Products and services are a mixed bag. Some are downright necessities. If my toilet explodes, I need a plumber. If your child wakes up with a high fever, you need a doctor. Raging termites, aching teeth, and lawsuits also require services that are necessities.
But most products and services are more luxury than necessity. I often hire a young man to mow my lawn. But if he’s on vacation one week, I’ll get my out-of-shape self out there and push the mower myself.
Businesses buy out of necessity 90 percent of the time. Consumers feel a purchase is a necessity more like 30 percent of the time. In many cases consumers could do the job themselves or make the product. More often they simply want to buy to save time and trouble.
It’s important to think about how your product or service is considered by customers. Do some consider you a necessity while others figure you provide a luxury?
This can figure in how you promote your business and write your advertising. Necessities should be promoted as an affordable solution to a pressing problem. Stress your competence and caring.
Promote luxuries by pointing out how much better the customer’s life will be after she buys. Stress how your product or service saves time, money, and hassle. There is an old saying among advertising professionals: When your ad stresses everything, you stress nothing.
Let me give you an example. Lots of web sites list every single benefit their product or service can give you. You’re faced with a long, long list of bulleted points.
Kudos to these sites for putting their features and benefits in easy-to-browse bullets. But they would do far better to focus their sales copy on just a few key advantages.
People tend to skip over copy that tries to stress every feature and aspect of a product. Even worse, many people simply skip over copy that tries to cram in too much.
Make a list of the top three things about your product or service that seem to impress customers most.
Create a headline for your copy that extols the virtues of one of your advantages. Then have your copy introduce the other two points. This keeps your sales copy from becoming overburdening with too much for busy customers to think about.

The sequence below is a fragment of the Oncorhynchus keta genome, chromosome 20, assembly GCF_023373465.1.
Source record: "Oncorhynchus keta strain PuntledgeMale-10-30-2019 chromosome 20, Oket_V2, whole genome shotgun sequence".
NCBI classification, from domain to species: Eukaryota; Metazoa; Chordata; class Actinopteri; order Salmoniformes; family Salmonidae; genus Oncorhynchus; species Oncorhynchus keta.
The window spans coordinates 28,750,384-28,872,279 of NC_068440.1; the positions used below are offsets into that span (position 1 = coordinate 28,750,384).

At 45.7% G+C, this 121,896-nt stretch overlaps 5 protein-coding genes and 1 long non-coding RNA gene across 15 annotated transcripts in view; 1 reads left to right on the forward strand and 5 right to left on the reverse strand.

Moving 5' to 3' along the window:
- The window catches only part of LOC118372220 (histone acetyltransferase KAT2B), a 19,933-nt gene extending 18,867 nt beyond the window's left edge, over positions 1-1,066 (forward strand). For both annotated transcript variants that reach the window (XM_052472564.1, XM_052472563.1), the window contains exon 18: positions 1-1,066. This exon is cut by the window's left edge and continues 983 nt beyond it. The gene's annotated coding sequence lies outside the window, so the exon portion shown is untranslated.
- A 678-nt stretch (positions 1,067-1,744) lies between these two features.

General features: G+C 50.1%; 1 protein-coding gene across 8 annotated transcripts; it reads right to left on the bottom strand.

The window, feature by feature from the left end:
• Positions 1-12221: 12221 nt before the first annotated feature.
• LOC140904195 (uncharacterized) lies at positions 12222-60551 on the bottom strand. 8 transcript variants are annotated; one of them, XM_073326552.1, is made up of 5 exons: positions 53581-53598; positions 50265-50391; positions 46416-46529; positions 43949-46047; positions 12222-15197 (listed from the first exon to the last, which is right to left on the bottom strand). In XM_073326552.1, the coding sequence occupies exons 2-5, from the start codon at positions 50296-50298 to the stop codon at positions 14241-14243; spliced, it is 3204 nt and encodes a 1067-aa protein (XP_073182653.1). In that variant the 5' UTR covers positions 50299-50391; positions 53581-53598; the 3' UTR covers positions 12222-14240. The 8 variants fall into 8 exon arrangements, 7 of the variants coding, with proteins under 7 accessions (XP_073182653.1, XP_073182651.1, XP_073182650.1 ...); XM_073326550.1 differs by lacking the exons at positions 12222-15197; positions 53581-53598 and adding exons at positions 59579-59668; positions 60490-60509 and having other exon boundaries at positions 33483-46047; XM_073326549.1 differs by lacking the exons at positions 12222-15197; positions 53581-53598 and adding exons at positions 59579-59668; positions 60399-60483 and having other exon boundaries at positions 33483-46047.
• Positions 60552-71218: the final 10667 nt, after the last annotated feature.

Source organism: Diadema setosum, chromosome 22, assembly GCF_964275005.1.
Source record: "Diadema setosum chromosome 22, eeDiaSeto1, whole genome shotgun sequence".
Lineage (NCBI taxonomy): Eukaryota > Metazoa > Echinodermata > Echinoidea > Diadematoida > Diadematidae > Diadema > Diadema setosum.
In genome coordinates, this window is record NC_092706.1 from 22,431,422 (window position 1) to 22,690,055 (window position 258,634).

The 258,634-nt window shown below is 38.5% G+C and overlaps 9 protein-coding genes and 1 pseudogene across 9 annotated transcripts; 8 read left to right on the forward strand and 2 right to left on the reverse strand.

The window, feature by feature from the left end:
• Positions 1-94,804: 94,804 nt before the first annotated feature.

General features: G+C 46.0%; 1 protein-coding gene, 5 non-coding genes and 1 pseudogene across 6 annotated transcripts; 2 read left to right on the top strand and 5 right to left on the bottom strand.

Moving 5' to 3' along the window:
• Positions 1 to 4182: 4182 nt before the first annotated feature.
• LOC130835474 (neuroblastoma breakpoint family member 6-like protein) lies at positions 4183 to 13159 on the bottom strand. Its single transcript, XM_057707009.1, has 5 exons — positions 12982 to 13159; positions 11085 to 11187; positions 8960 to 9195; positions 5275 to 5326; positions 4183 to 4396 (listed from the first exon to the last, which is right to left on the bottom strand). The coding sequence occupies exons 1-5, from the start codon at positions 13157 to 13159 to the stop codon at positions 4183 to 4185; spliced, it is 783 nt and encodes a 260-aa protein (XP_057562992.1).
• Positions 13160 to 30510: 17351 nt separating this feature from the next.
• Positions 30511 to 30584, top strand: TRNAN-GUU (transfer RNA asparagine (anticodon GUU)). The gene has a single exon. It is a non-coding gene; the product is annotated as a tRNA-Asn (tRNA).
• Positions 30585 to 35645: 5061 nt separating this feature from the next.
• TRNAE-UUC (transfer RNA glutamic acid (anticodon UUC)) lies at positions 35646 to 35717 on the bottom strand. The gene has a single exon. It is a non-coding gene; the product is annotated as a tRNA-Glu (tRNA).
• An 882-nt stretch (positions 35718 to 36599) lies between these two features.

Of course, many serious prospects want all the information they can get. Save your complete list of features and benefits for a second all-you-can-read page.
Stressing the main points and advantages of your product works well on your web page, but it’s a great way to structure a radio or television commercial, too.
Radio and television are excellent buys for many small businesses. It’s pretty affordable to advertise through these mass media outlets, not to mention they also allow you to advertise to a very specific audience.
Radio stations format their programming for certain age groups and life styles. Whether you want to reach blue-collar men between the ages of 25 and 35, or white-collar women over 50; there is a radio station for you.
Cable TV systems are dramatically increasing the number of channels they offer. New low- power TV stations are popping up everywhere. Soon, thanks to new digital technology, regular broadcast stations may be able to split their single channel into several. All these new channels need advertising to survive. Many are offering very affordable rates easily in reach for small business people.
Start by calling the sales departments of radio and TV stations. Ask about rates for advertising at different times of day. Also ask about package deals, where you get a price break for buying a number of spots over time. Keep in mind the kinds of audiences you’ll be reaching.
After you have all of this information, you can look at the demographics of your audience and decide if it would be better to push your product or service as a necessity or a luxury. Remember to stress the most important points for a better response.
Kevin Nunley provides marketing advice, business writing, and popular promotion packages. See his 10,000 free marketing ideas at http://DrNunley.com Reach Kevin at firstname.lastname@example.org or 801-328-9006.